Kids were fascinated by the way Shorty got around East End. In those days, the only paved road in our part of town was Highway 50, unless you count the short road up the hill to the Gospel Tabernacle. The remainder of roads were mud tracks, sometimes covered with what they called red-dog, the rose-colored residue from the burned-out slate dumps down at Minden. On these, cutting back and forth across what was once the Rhodes place, we regularly stubbed our toes if we went barefoot on our bikes, and new cars were turned into rattle traps in a few months. In the winter the depressions were yellow slime pits, or frozen plates between the jagged edges of red dog.Continue reading “Shorty (Short Story)”
It was the Great Depression, and we, like all our neighbors, were forever short of cash money. It was pinto beans and mashed potatoes all week, and on Sunday stringy meat which made my teeth shift in my gums. It was burnt bacon and pan biscuits for my father’s breakfast, and flour gravy over biscuits for ours. Mother did the best she could, and our clothes were well mended but faded from many boiling washtubs. Old Mrs. Reiner delivered the milk in quart mason jars. She wore knee-high rubber boots and pulled a child’s wagon from her farm a mile up the clay road.
By the time I was ten, my brother seven, and our sister five, we were sent away on Saturday afternoons to see a double feature movie, a couple of cartoons, and a Batman serial. We were given eleven cents each for the tickets, and an extra nickel for sweets. Five cents went nowhere at the concession inside the theater, whereas at one of the grocery stores along the way a penny would buy enough whip licorice in red and black to make a cat-o’-nine-tails, a roll of candy coins in all flavors, and little peppery hearts for Sue.Continue reading “Mayfair Burning”
From Patrick’s files, here’s an article about the 29th festival, with pictures of the Leonardo Trio of Munich and Misha Rachlevsky.
Here’s a newspaper announcement about Patrick receiving a college scholarship. I’ll embed it as an image and also offer a link to the original PDF he sent me.
Thanks to Lee for digging this up.
Here’s an autobiographical story that Carol sent to me two days ago.
There’s a place on the north coast, up high on the forest clad cliffs above the aqueous blue – your beloved Mediterranean. Its early morning in autumn, and I know I will find you there. It’s my gateway to memories.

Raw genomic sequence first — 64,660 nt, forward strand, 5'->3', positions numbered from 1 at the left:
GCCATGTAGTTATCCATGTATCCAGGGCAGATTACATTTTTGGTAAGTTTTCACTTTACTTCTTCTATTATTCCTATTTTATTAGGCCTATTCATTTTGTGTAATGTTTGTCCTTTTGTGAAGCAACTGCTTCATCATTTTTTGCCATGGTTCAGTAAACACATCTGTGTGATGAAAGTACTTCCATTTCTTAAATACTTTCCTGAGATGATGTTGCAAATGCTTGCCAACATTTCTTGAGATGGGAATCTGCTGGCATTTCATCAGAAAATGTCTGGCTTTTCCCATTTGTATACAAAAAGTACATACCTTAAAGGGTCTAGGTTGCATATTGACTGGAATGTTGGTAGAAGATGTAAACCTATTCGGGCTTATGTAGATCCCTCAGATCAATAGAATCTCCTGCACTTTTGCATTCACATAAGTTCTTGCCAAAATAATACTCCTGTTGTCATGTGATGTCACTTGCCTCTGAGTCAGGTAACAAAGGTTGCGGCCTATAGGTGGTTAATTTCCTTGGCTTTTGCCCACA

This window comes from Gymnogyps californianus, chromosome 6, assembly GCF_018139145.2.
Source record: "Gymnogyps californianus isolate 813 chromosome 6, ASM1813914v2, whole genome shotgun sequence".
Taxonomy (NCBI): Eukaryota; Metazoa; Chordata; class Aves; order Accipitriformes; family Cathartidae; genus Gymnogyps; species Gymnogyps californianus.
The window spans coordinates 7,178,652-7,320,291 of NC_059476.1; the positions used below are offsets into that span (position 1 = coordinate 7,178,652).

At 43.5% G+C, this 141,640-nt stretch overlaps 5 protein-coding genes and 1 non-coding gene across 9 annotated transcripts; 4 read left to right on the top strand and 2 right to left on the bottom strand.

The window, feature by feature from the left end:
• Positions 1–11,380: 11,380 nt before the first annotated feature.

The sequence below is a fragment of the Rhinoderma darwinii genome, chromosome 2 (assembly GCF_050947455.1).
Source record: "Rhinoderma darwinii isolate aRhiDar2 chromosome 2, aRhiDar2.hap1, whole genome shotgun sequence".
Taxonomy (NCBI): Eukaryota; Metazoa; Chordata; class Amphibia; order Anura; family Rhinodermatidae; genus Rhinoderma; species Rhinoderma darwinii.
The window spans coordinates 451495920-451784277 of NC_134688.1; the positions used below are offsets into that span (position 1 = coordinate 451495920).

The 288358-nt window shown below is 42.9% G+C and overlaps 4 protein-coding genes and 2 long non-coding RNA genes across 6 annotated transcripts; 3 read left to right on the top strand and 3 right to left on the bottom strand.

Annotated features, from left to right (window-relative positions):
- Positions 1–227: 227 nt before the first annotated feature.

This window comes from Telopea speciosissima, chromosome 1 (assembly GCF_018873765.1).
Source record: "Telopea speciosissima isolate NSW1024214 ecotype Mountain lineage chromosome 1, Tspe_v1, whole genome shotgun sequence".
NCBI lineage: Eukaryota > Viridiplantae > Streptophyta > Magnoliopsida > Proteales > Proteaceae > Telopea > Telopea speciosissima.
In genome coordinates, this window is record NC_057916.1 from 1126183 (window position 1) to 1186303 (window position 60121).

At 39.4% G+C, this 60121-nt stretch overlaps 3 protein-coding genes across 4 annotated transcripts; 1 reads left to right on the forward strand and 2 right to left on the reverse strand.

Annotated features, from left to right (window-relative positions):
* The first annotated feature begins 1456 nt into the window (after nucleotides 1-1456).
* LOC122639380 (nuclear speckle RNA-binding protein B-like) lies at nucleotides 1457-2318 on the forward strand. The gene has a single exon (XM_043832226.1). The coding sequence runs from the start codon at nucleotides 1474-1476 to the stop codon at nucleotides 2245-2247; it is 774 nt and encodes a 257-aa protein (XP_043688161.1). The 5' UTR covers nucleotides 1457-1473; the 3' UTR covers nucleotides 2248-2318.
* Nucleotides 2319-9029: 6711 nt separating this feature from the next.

As I leave the valley floor,and climb the twisting road, I’m watched by thousands of tortured olive trees wearing their leaves of grey and silver. The only bright color is falling from the roadside elms, in tones of orange and yellow skittering on the tarmac. Continue reading “There’s a Place”
Here’s a short autobiographical story by Patrick. The file is dated 12 March 2014.
In our little village here in the mountains, there is a post office still. There are two employees, one for sorting incoming mail and preparing outgoing mail, and one for attending customers, who are few. The office is open only in the morning from eight o’clock until ten-thirty, except Saturday when they stay open until eleven.
After they close, both employees begin the rounds delivering the mail. If there is a certified letter or a package that won’t fit in your mailbox, they leave a yellow notice showing in the slot, half in half out of the box. I suppose that is because nowadays when almost everyone has e-mail there is so seldom any mail you might not check. Continue reading “Certified Letter”
Ivonne sent me these photos of a book by Oona Lind Napier and Jackie Waldren. As you can see, Patrick and Stephanie are featured as is their good friend Suzy Bradbury.
In honor of my new status as a grandfather to baby Max, it is time to post
The Ballad of the Glonk
which is a children’s book that Patrick wrote in the 1960s, illustrated by Dan Christoffel. He told me he’d tried to get it published, but the editors of the day didn’t want stories of a single mother protecting her children without having a man coming in to rescue her. Continue reading “The Ballad of the Glonk”
Huge flames flicker along the ridges to the north and west of my house. In truth they are probably 10 miles away, but they are bright enough and broad enough, and the winds fierce enough, that I ponder my evacuation plan should the need arise.
I look closely at the distant fires, then climb into the truck in search of dinner with a friend from Alabama who is visiting here on business.
When I return, I decide it’s time to prepare, just in case…. not expecting to flee, but fearing the loss of those remaining bits of Patrick that I hold.
It takes about three hours, three hours to distill into a small collection the things I hold dear. It’s telling, these things I gathered up, Continue reading “Ringed by Fire and Smoke”